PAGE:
Preface: War on Tito's Yugoslavia?The Hungarian Army in Early Cold War Soviet Strategies,
László Ritter’s penetrating and meticulously documented study is another of the PHP publications that overturn conventional wisdom about some of the key issues of the Cold War. It provides the latest, and most authoritative, word about Stalin’s intentions in his confrontation with Tito’s Yugoslavia and the danger of a military conflict in the Balkans in the early nineteen-fifties.
In tackling this intriguing subject, Ritter demonstrates how much can be learned about Soviet military plans, which are still kept out of sight in the Russian defense ministry archives, by using the more readily accessible, if incomplete, records of Moscow’s erstwhile allies, in this instance particularly Hungary. Moreover, in preparing his study, the author has been able to obtain constructive cooperation by the person whose widely accepted thesis he demolishes—the former prominent Hungarian general and later respected American academic, Béla Király.
The demolished thesis is that which maintains that Stalin had been planning to attack Yugoslavia and was only prevented from doing so by the forceful U.S. reaction to the communist aggression in Korea. The documentation found by Ritter and published here presents convincing evidence that contingency plans the Hungarian army prepared under Soviet auspices in the event of a military confrontation with Yugoslavia were defensive rather than offensive. This conclusion adds support to the evidence found by PHP researchers in other countries of the former Soviet bloc that shows Stalin’s strategy in the early years of the Cold War as being defensive rather than offensive. The evidence is analyzed and interpreted in the forthcoming publication of papers from the PHP’s Longyearbyen conference, Threat Perceptions, War Plans, Alliances: Lessons from the Cold War.
Ritter’s judicious and lucid introductory study offers plausible reading of Stalin’s statements at his famous January 1951 meeting with Eastern European party and military officials that had long been cited as the crowning piece of evidence purportedly proving that the despot was bent on invading Western Europe. The picture that emerges is much more complicated, showing Stalin as certainly no man of peace but not another Hitler either. The peril he posed was not so much in his aggressive proclivities as in his insecurity, made worse by a propensity for self-deception and miscalculation.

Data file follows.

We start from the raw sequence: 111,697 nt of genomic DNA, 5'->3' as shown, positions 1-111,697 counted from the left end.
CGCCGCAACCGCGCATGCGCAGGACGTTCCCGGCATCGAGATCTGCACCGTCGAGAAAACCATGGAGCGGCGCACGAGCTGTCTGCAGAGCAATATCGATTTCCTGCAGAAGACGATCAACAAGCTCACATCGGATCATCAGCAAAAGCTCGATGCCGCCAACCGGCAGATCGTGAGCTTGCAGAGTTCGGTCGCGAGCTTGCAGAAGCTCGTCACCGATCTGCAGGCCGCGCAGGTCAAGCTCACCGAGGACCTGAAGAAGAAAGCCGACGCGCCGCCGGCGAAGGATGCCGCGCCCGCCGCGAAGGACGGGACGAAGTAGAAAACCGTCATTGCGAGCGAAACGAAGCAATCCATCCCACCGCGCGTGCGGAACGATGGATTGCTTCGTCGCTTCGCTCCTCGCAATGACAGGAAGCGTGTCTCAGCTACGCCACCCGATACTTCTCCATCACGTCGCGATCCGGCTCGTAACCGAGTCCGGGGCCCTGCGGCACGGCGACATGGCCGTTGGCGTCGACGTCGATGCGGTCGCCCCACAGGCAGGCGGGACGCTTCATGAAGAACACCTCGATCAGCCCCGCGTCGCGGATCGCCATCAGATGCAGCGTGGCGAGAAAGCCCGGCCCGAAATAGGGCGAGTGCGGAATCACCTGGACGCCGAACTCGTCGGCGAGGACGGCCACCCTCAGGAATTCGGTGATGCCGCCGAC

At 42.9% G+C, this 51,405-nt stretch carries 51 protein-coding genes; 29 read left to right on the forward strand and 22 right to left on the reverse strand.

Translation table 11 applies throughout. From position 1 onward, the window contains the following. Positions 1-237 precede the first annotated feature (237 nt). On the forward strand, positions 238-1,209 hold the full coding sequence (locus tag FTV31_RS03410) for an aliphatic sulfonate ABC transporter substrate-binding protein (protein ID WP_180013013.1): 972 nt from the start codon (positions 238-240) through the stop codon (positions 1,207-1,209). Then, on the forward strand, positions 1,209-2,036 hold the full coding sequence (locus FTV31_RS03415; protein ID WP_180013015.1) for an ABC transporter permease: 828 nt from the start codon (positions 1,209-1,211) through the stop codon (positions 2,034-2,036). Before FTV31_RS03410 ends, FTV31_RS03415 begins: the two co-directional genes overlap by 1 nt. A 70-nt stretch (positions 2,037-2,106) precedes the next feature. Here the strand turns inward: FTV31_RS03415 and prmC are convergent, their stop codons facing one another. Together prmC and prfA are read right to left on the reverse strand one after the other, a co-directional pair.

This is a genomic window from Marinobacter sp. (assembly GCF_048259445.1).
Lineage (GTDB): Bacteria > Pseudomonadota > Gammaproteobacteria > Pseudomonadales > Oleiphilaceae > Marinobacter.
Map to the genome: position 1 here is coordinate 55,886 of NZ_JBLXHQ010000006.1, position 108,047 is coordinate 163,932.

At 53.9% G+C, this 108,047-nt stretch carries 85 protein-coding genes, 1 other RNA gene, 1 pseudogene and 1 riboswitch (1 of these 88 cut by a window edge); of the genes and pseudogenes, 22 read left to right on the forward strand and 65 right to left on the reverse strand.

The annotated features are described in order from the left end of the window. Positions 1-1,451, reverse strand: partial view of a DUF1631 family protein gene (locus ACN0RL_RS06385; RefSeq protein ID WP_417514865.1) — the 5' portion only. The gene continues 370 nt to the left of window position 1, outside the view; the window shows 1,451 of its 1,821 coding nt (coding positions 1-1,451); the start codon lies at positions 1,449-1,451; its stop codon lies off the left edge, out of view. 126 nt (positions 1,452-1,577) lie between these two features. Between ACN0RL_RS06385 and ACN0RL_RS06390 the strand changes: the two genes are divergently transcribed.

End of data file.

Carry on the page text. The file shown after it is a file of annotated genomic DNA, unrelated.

The documentation published below shows the extent of Stalin’s mistrust of the Eastern European armies that he had been trying to build to Soviet image but never really wanted to rely upon. It also shows the importance of the perceived collusion between Yugoslavia and the West at the height of the Stalin-Tito rift. The fears of a Yugoslav attack, in conjunction with NATO, that Moscow instilled in its not too self-assured Hungarian, as well as Romanian and Bulgarian, dependents were wildly exaggerated yet, regardless of the presumed ability of the Soviet intelligence services to know better, nevertheless genuinely held.
The present publication offers a challenge to Bulgarian and Romanian archivists and historians to supplement the evidence presented here with pertinent documentation from their own still unavailable files.